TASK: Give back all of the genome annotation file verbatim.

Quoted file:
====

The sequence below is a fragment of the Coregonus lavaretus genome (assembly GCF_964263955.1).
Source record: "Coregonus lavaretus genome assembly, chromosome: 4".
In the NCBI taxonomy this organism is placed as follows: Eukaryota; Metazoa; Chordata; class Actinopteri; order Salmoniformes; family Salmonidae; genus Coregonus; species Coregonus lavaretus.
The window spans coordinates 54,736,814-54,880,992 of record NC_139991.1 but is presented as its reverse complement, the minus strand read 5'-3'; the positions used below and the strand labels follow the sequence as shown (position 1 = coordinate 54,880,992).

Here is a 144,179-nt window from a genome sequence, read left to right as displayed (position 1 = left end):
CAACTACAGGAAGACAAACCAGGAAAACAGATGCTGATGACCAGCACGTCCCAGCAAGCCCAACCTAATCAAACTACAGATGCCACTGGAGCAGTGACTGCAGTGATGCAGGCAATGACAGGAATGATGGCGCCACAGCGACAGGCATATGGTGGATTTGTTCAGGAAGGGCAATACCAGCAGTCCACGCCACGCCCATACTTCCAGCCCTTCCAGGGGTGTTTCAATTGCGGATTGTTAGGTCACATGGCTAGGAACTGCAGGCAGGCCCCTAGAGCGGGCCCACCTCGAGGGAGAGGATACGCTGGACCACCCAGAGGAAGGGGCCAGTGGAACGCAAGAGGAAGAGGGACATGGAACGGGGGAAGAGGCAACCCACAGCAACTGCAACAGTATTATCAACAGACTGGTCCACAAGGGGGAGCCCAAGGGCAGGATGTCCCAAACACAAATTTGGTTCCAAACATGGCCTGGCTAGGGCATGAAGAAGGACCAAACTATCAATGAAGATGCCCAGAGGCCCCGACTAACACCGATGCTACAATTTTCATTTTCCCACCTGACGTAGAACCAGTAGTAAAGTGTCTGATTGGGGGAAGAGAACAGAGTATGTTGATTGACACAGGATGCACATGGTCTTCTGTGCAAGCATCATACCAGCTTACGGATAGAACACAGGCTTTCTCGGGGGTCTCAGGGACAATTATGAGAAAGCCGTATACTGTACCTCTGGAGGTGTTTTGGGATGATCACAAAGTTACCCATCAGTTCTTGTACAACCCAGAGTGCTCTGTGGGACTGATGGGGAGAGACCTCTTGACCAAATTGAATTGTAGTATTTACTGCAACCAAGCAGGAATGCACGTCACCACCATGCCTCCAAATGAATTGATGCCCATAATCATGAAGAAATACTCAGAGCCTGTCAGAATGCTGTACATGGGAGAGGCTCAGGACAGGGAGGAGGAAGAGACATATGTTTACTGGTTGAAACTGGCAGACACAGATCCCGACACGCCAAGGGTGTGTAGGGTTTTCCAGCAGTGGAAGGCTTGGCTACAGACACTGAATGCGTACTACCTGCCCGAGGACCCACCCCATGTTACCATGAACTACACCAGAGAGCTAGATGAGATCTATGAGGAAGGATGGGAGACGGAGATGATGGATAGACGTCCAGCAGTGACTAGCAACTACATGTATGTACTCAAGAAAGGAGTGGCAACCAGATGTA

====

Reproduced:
The sequence below is a fragment of the Coregonus lavaretus genome (assembly GCF_964263955.1).
Source record: "Coregonus lavaretus genome assembly, chromosome: 4".
In the NCBI taxonomy this organism is placed as follows: Eukaryota; Metazoa; Chordata; class Actinopteri; order Salmoniformes; family Salmonidae; genus Coregonus; species Coregonus lavaretus.
The window spans coordinates 54,736,814-54,880,992 of record NC_139991.1 but is presented as its reverse complement, the minus strand read 5'-3'; the positions used below and the strand labels follow the sequence as shown (position 1 = coordinate 54,880,992).

Here is a 144,179-nt window from a genome sequence, read left to right as displayed (position 1 = left end):
CAACTACAGGAAGACAAACCAGGAAAACAGATGCTGATGACCAGCACGTCCCAGCAAGCCCAACCTAATCAAACTACAGATGCCACTGGAGCAGTGACTGCAGTGATGCAGGCAATGACAGGAATGATGGCGCCACAGCGACAGGCATATGGTGGATTTGTTCAGGAAGGGCAATACCAGCAGTCCACGCCACGCCCATACTTCCAGCCCTTCCAGGGGTGTTTCAATTGCGGATTGTTAGGTCACATGGCTAGGAACTGCAGGCAGGCCCCTAGAGCGGGCCCACCTCGAGGGAGAGGATACGCTGGACCACCCAGAGGAAGGGGCCAGTGGAACGCAAGAGGAAGAGGGACATGGAACGGGGGAAGAGGCAACCCACAGCAACTGCAACAGTATTATCAACAGACTGGTCCACAAGGGGGAGCCCAAGGGCAGGATGTCCCAAACACAAATTTGGTTCCAAACATGGCCTGGCTAGGGCATGAAGAAGGACCAAACTATCAATGAAGATGCCCAGAGGCCCCGACTAACACCGATGCTACAATTTTCATTTTCCCACCTGACGTAGAACCAGTAGTAAAGTGTCTGATTGGGGGAAGAGAACAGAGTATGTTGATTGACACAGGATGCACATGGTCTTCTGTGCAAGCATCATACCAGCTTACGGATAGAACACAGGCTTTCTCGGGGGTCTCAGGGACAATTATGAGAAAGCCGTATACTGTACCTCTGGAGGTGTTTTGGGATGATCACAAAGTTACCCATCAGTTCTTGTACAACCCAGAGTGCTCTGTGGGACTGATGGGGAGAGACCTCTTGACCAAATTGAATTGTAGTATTTACTGCAACCAAGCAGGAATGCACGTCACCACCATGCCTCCAAATGAATTGATGCCCATAATCATGAAGAAATACTCAGAGCCTGTCAGAATGCTGTACATGGGAGAGGCTCAGGACAGGGAGGAGGAAGAGACATATGTTTACTGGTTGAAACTGGCAGACACAGATCCCGACACGCCAAGGGTGTGTAGGGTTTTCCAGCAGTGGAAGGCTTGGCTACAGACACTGAATGCGTACTACCTGCCCGAGGACCCACCCCATGTTACCATGAACTACACCAGAGAGCTAGATGAGATCTATGAGGAAGGATGGGAGACGGAGATGATGGATAGACGTCCAGCAGTGACTAGCAACTACATGTATGTACTCAAGAAAGGAGTGGCAACCAGATGTA